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dc.contributor.authorTwining, Cornelia Wingfield
dc.date.accessioned2018-10-23T13:22:11Z
dc.date.available2018-12-04T07:01:29Z
dc.date.issued2018-05-30
dc.identifier.otherTwining_cornellgrad_0058F_10753
dc.identifier.otherhttp://dissertations.umi.com/cornellgrad:10753
dc.identifier.otherbibid: 10489455
dc.identifier.urihttps://hdl.handle.net/1813/59370
dc.description.abstractHighly unsaturated omega-3 fatty acids (HUFAs), are physiologically vital nutrients that are scarce in nature. Several major groups of freshwater primary producers are rich in HUFAs while terrestrial primary producers contain little to no HUFAs, but do contain their molecular precursor. Unmet HUFA demand may lead to mismatches between animals and their resources, resulting in limitation. Studies suggest that HUFAs may to be essential nutrients for animals with access HUFA-rich resources while others appear to be efficient at synthesizing HUFAs from the molecular precursor. While HUFAs are considered essential for many freshwater animals, much less is known about the HUFA needs of wild animals in terrestrial ecosystems. Emerging freshwater insects may supply riparian predators with HUFAs, providing a crucial nutritional subsidy, but also making these consumers dependent upon freshwater HUFAs. After synthesizing the literature on HUFAs in natural ecosystems, I explored how HUFA availability in nature shapes consumer HUFAs requirements and use of subsidies in two species of riparian birds, Tree Swallows (Tachycineta bicolor) and Eastern Phoebes (Sayornis phoebe). In laboratory studies, I found that chicks of both species performed better on diets richer in HUFAs compared to diets richer in the HUFA precursor. In a field studies, I found that freshwater insects were significantly richer in HUFAs than were terrestrial insects. Freshwater insects provided Eastern Phoebes with HUFAs even when chicks consumed far more terrestrial than freshwater insects. In addition, while Eastern Phoebes consumed freshwater insects across the landscape, relative HUFA availability and other environmental factors had little effect on the degree to which they relied upon freshwater insect HUFA subsidies. Overall, this suggests that subsidies are likely to be important when there are major differences between the nutritional quality of local resources and of subsidies. My work indicates that HUFAs can be critically important in natural terrestrial ecosystems. HUFAs are a crucial dimension of food quality for developmental performance in two riparian avian insectivores. In addition, even when freshwater subsidies to riparian areas are relatively small, they can have profound impacts in nature as sources of critical nutrients that are scarce in terrestrial ecosystems.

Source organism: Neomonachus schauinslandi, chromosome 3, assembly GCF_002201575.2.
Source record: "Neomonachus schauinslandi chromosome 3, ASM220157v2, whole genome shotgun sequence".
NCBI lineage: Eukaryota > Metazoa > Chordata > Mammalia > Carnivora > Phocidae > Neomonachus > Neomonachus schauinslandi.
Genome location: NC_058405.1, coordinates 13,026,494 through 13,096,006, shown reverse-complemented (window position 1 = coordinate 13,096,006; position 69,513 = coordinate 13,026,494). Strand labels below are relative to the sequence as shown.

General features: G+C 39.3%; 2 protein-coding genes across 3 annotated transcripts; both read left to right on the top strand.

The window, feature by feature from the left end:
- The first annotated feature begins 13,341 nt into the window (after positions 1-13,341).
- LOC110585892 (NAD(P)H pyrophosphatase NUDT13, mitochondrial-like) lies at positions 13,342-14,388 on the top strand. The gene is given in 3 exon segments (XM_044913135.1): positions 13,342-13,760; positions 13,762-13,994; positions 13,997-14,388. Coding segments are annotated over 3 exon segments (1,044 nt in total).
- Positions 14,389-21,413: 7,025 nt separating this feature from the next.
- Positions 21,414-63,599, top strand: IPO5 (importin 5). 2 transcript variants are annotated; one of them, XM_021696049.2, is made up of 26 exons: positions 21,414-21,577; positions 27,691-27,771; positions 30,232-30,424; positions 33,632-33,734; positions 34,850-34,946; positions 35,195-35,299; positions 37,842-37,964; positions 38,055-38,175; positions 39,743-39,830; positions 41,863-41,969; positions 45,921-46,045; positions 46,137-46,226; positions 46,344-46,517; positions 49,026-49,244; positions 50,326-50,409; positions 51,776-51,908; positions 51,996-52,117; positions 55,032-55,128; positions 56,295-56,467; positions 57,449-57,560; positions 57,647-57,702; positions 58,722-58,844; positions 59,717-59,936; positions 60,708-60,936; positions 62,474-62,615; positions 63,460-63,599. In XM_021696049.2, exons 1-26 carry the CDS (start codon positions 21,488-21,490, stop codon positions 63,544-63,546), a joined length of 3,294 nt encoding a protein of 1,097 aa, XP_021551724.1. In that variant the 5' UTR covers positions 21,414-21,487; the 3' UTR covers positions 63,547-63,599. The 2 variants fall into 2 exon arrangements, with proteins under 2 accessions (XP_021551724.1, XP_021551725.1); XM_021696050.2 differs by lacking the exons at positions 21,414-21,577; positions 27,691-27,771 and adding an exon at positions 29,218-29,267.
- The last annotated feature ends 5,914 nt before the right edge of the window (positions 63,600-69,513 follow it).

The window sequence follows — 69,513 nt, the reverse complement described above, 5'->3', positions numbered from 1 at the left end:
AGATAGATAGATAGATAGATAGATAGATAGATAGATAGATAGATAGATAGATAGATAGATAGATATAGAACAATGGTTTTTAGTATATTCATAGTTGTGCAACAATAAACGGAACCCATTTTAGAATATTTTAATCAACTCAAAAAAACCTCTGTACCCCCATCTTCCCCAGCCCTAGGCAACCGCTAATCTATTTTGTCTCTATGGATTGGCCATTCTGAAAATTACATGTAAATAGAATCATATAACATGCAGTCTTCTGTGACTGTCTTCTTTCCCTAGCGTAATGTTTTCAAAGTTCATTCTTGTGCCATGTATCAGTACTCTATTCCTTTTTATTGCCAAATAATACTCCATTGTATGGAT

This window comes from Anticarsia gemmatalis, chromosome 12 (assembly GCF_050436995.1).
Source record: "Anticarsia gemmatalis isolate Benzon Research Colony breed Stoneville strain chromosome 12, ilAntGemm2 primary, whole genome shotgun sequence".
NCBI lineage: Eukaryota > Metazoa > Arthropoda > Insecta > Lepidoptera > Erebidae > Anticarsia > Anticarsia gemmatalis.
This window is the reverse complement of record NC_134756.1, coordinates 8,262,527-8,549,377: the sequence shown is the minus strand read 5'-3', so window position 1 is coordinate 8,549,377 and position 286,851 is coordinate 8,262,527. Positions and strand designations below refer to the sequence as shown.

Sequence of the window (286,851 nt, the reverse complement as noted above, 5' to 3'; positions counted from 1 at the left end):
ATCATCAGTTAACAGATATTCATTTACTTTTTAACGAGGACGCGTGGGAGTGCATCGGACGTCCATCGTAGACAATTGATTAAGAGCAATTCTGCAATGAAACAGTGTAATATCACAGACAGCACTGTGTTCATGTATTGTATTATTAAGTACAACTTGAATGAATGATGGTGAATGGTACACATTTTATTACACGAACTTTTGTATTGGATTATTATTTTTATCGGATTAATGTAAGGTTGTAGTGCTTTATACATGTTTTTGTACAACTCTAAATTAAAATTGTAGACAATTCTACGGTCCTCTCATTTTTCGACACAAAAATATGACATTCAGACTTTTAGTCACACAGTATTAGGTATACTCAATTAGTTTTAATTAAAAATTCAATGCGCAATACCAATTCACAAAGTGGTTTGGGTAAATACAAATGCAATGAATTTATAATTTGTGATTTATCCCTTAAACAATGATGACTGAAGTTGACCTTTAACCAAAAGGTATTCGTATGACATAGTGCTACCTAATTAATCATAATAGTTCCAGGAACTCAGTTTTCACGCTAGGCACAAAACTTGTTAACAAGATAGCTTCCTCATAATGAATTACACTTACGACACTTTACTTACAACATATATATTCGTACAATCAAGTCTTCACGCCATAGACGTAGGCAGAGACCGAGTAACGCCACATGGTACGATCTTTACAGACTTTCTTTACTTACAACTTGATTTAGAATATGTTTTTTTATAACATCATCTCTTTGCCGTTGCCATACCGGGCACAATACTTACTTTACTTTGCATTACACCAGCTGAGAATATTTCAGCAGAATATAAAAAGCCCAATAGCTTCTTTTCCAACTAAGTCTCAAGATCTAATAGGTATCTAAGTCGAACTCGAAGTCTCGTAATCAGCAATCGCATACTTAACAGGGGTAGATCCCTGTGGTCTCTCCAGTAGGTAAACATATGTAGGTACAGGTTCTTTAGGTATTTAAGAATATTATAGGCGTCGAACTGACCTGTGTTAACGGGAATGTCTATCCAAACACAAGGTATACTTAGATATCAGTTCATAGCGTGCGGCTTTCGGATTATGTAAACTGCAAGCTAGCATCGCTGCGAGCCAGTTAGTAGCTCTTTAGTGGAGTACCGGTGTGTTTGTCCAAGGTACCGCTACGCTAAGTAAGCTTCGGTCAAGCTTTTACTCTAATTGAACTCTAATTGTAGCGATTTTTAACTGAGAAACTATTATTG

dc.language.isoen_US
dc.subjectNutrition
dc.subjectresource subsidies
dc.subjectstreams
dc.subjectEcology
dc.subjectaquatic insects
dc.subjectcompound-specific stable isotopes
dc.subjecthighly unsaturated omega-3 fatty acids
dc.subjectbirds
dc.titleLIMNOLOGY FOR THE ORNITHOLOGIST: FRESHWATER FATTY ACIDS PROVIDE A VITAL NUTRITIONAL SUBSIDY FOR RIPARIAN BIRDS
dc.typedissertation or thesis
thesis.degree.disciplineEcology and Evolutionary Biology
thesis.degree.grantorCornell University
thesis.degree.levelDoctor of Philosophy
thesis.degree.namePh. D., Ecology and Evolutionary Biology
dc.contributor.chairFlecker, Alexander S.
dc.contributor.committeeMemberBrenna, James Thomas
dc.contributor.committeeMemberHairston, Nelson George, Jr
dc.contributor.committeeMemberWinkler, David Ward
dc.contributor.committeeMemberKraft, Clifford Elliott
dcterms.licensehttps://hdl.handle.net/1813/59810
dc.identifier.doihttps://doi.org/10.7298/X4SF2TFD


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